Yesterday, I posted a sneak peek photo on twitter of the matador dominoes puzzle I’ve been working on for my classroom. It was very interesting to read people’s theories about what the puzzle might entail.
This is the Matador Dominoes Puzzle. I ran across this puzzle while searching the Internet for the instructions to a brain teaser puzzle since I seem to have misplaced them in my multitude of recent classroom moves.
It is featured on Rob’s Puzzle Page of Pattern Puzzles. This page is seriously full of so many awesome puzzles.
This puzzle really caught my eye because it would be relatively easy to recreate for my classroom, unlike most illustration based edge matching puzzles.
I haven’t had a puzzle up on my dry erase board since we came back from Christmas Break, so I decided to make my own large, magnetic version of this puzzle for my students to tackle.
I recreated each square of the puzzle as a 7.5″ square in Microsoft Word using domino clipart from ClipArt ETC. I used the small version of each clipart image which resulted in the domino spots being the slightest bit pixelated in my file.
In retrospect, I should have used the higher res clipart images. It hasn’t bothered me enough to recreate the entire file, though.
The aim of the matador dominoes puzzle is to put the six pieces together in such a way that you get the seven double dominoes from double-blank to double-six.
3rd hour came and went. 4th hour came and went. Still, not a single student had noticed the puzzle on the board.
5th hour rolled around, and as students began entering the classroom. I soon heard a student exclaim, “There’s a new puzzle on the wall. I’m going to try it!”
Multiple students were quickly gathered at the board. They read the instructions aloud and jumped in.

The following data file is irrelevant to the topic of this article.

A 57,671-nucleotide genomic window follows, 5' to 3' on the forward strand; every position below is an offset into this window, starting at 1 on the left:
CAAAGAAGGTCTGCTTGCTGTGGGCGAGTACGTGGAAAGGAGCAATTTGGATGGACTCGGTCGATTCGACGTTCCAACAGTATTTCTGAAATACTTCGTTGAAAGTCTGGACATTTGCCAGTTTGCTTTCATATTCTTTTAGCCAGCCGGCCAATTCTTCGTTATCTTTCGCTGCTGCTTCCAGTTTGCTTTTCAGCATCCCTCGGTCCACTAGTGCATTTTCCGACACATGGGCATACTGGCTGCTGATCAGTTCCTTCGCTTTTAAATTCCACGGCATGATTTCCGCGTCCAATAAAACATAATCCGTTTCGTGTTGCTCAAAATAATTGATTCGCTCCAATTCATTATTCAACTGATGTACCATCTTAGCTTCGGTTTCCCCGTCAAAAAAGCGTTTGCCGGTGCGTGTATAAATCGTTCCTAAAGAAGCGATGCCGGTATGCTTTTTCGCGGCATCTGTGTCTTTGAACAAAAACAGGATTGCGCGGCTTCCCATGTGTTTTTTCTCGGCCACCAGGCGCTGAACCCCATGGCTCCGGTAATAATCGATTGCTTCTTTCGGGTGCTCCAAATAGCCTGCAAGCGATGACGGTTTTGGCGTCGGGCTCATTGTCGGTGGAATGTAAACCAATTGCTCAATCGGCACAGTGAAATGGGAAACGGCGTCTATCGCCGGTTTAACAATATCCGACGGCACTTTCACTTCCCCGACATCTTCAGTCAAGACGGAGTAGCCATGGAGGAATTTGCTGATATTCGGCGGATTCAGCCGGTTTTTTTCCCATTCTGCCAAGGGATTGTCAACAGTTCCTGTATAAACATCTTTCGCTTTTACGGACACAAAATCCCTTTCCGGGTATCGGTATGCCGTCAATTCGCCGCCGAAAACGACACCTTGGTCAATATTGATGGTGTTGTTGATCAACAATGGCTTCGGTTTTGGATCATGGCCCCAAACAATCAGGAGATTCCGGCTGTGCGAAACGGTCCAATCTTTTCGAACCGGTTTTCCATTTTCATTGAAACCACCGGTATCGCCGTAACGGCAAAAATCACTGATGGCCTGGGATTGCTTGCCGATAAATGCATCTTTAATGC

In under a minute or two, the students exclaimed that the puzzle had been solved. I glanced up at their work and was about to congratulate them when I realized that their solution was actually NOT the solution.
They had matched up each of the edges, but they had not formed all seven of the double dominoes. Their solution had formed the double four domino twice and had neglected to form the double one domino. Frustrated, they went back to work.
The puzzle remains unsolved. It looked like this when I left for the day.
I realize that not everyone will have ample space in their classroom for this jumbo version of the matador dominoes puzzle. So, I also resized the cards to make a smaller set that prints 1 set per letter sized page and fits in a snack sized sandwich bag.
This would be the perfect size if you wanted to work the matador dominoes puzzle yourself or have each student work the puzzle individually at their own desks.
It’s really been bothering me that the instructions to this puzzle are formatted differently than the instructions to so many of the other puzzles I have posted. So I have created a new set of instructions if you are looking for a more uniform appearance to my other puzzles.
Free Download of Matador Dominoes PuzzleMatador Dominoes Puzzle (WORD DOC) (550 downloads)
Interested in other puzzles to solve or use in your classroom? I highly recommend checking out my dedicated puzzles page.
I intentionally do not make answers to the printable math puzzles I share on my blog available online because I strive to provide learning experiences for my students that are non-google-able. I would like other teachers to be able to use these puzzles in their classrooms as well without the solutions being easily found on the Internet.
However, I do recognize that us teachers are busy people and sometimes need to quickly reference an answer key to see if a student has solved a puzzle correctly or to see if they have interpreted the instructions properly.
If you are a teacher who is using these puzzles in your classroom, please send me an email at email@example.com with information about what you teach and where you teach. I will be happy to forward an answer key to you.